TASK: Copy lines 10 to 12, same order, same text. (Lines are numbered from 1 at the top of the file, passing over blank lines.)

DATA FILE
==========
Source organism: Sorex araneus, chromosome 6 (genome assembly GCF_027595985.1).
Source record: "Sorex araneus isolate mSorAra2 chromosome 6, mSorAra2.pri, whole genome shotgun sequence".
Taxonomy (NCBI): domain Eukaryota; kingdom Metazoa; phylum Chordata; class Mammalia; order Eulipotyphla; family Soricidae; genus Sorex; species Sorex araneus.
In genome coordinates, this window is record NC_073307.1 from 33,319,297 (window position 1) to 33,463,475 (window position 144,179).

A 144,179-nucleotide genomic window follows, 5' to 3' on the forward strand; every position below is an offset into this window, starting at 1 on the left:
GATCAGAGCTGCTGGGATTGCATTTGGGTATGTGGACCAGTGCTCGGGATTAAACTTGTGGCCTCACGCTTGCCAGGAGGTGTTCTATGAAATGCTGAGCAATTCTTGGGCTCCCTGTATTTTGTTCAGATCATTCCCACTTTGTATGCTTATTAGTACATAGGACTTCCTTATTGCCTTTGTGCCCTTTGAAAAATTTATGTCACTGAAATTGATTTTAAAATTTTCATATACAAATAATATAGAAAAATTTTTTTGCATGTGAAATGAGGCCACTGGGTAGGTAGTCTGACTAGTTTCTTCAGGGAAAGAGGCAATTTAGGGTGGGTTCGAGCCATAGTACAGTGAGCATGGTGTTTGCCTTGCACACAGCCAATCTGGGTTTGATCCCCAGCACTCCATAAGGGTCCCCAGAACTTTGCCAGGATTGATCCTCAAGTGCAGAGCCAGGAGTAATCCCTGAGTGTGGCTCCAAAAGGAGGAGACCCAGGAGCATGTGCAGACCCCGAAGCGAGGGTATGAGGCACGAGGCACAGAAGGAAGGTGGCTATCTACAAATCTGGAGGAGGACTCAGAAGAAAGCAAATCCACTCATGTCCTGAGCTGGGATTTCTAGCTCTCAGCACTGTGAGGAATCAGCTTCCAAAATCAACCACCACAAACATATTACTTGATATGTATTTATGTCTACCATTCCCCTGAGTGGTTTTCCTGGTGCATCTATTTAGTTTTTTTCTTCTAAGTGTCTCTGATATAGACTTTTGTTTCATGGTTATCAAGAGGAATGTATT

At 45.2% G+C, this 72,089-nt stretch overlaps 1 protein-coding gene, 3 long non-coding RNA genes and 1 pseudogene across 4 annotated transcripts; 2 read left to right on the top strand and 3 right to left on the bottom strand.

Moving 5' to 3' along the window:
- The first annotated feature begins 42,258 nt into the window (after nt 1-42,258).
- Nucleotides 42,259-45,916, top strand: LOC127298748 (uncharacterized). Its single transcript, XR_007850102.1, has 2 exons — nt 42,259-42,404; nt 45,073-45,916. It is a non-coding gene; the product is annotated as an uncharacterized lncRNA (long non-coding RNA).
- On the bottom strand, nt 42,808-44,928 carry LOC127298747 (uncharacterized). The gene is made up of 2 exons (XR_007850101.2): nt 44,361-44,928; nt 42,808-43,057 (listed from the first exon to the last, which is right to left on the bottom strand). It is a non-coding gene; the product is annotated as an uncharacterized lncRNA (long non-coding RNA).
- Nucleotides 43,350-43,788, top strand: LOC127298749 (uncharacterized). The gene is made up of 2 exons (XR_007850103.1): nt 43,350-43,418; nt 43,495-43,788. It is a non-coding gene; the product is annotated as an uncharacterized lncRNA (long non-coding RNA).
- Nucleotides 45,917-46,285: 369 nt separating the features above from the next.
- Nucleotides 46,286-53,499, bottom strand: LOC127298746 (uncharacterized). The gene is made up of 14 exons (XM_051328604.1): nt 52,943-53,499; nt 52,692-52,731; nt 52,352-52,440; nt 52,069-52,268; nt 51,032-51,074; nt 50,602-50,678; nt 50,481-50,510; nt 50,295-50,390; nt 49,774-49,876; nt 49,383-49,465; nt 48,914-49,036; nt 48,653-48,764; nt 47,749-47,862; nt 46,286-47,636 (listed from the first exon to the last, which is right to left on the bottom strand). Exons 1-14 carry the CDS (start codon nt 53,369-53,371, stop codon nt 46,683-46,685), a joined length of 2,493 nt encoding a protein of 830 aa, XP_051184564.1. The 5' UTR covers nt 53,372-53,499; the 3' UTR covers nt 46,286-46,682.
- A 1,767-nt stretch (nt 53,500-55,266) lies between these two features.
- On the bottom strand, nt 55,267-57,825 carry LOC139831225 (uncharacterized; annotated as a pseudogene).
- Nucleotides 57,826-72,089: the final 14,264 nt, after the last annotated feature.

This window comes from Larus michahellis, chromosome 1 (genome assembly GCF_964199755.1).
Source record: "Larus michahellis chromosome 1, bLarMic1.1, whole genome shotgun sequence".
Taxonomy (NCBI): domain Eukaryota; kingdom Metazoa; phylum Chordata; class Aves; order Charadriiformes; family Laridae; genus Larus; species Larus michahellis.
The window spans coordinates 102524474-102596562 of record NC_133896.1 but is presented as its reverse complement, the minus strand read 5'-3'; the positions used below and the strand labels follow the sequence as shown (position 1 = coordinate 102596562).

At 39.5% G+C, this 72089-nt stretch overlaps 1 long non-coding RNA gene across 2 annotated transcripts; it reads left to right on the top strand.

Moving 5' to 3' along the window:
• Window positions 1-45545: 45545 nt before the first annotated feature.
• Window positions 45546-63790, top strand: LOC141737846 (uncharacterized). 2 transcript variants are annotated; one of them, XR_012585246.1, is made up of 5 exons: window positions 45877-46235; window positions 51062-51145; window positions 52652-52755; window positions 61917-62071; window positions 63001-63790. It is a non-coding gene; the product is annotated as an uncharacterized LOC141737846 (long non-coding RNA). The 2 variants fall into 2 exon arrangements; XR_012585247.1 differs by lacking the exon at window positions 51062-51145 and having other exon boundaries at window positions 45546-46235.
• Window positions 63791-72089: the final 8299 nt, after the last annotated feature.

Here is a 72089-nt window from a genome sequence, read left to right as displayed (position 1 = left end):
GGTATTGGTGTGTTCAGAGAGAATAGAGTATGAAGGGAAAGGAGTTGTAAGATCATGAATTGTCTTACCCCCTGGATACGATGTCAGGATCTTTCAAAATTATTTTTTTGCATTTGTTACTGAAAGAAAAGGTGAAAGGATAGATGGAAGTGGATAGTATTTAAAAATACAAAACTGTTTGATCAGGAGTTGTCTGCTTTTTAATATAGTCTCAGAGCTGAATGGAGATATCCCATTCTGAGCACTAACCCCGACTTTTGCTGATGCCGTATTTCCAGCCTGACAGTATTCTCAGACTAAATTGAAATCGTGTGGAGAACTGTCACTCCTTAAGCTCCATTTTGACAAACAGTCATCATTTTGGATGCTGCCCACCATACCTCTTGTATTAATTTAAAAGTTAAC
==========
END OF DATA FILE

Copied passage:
- Nucleotides 42,259-45,916, top strand: LOC127298748 (uncharacterized). Its single transcript, XR_007850102.1, has 2 exons — nt 42,259-42,404; nt 45,073-45,916. It is a non-coding gene; the product is annotated as an uncharacterized lncRNA (long non-coding RNA).
- On the bottom strand, nt 42,808-44,928 carry LOC127298747 (uncharacterized). The gene is made up of 2 exons (XR_007850101.2): nt 44,361-44,928; nt 42,808-43,057 (listed from the first exon to the last, which is right to left on the bottom strand). It is a non-coding gene; the product is annotated as an uncharacterized lncRNA (long non-coding RNA).
- Nucleotides 43,350-43,788, top strand: LOC127298749 (uncharacterized). The gene is made up of 2 exons (XR_007850103.1): nt 43,350-43,418; nt 43,495-43,788. It is a non-coding gene; the product is annotated as an uncharacterized lncRNA (long non-coding RNA).